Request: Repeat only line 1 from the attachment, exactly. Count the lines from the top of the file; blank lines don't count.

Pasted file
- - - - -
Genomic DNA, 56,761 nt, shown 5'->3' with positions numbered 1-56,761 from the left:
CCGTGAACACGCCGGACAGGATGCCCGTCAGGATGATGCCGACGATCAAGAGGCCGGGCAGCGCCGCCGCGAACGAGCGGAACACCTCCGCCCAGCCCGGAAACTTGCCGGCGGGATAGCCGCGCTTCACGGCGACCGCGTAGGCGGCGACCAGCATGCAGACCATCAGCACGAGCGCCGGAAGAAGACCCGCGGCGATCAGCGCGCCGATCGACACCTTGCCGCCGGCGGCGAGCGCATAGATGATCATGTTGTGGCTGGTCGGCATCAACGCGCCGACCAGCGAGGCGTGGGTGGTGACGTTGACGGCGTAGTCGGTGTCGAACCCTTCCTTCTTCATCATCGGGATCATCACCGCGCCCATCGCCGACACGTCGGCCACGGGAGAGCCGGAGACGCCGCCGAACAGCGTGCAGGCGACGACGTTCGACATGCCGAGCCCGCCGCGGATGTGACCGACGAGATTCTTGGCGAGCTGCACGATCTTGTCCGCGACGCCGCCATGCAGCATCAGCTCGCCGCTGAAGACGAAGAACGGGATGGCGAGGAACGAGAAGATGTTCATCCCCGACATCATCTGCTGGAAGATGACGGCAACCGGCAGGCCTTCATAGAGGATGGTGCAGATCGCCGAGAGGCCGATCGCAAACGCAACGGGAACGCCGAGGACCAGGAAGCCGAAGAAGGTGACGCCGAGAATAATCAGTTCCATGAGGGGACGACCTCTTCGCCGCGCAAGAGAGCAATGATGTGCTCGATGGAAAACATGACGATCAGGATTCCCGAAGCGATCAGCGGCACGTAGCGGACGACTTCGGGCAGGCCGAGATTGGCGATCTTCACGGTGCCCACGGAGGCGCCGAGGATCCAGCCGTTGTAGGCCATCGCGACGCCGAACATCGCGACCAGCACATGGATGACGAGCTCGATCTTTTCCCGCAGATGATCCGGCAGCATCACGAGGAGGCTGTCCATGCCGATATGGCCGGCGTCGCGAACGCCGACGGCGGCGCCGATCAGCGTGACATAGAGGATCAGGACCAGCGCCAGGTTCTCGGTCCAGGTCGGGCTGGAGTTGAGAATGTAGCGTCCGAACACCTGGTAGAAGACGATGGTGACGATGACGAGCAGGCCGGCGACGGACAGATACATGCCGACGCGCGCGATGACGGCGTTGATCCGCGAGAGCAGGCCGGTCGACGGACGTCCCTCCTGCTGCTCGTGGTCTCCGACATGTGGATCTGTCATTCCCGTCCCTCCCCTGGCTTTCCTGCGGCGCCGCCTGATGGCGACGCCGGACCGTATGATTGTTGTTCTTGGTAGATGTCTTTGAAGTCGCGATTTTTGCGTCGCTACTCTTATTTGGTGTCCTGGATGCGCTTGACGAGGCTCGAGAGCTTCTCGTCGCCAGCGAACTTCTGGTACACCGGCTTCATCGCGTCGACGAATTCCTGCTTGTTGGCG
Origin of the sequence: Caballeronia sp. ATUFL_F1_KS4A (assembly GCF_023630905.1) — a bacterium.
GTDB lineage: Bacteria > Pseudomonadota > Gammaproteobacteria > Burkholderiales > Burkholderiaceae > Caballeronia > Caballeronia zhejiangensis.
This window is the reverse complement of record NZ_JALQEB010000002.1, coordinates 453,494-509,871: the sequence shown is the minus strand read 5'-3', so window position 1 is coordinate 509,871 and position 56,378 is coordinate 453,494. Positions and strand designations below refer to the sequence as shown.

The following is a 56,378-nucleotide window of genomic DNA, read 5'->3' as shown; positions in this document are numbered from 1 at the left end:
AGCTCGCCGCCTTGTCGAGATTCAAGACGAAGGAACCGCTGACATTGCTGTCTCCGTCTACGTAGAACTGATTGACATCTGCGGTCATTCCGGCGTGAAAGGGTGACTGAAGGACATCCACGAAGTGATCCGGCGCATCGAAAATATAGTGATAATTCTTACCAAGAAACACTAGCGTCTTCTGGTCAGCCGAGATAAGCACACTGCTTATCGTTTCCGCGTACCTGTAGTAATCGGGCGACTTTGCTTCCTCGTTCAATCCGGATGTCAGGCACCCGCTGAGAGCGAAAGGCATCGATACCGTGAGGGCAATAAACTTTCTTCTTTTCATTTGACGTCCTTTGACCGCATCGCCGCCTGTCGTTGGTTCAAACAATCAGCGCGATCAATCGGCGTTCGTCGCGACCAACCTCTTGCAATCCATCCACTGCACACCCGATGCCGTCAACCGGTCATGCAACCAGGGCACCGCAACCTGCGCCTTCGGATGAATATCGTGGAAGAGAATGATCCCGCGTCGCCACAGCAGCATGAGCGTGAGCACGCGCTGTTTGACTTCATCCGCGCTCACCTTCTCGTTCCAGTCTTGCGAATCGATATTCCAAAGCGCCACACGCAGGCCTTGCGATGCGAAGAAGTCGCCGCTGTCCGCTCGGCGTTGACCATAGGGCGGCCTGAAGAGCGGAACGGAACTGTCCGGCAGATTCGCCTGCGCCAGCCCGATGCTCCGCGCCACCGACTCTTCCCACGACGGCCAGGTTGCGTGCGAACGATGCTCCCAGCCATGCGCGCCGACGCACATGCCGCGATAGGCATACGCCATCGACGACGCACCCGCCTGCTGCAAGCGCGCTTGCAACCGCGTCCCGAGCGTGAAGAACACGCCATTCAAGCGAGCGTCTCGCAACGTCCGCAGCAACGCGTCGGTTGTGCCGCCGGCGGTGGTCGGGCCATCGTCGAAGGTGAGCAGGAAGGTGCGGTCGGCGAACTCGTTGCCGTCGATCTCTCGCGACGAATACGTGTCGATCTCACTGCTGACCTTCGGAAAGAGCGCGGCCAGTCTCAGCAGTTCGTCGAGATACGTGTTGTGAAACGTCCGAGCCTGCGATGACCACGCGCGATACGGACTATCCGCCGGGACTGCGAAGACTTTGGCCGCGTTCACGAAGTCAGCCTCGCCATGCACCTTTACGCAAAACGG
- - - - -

Genomic DNA, 56,761 nt, shown 5'->3' with positions numbered 1-56,761 from the left: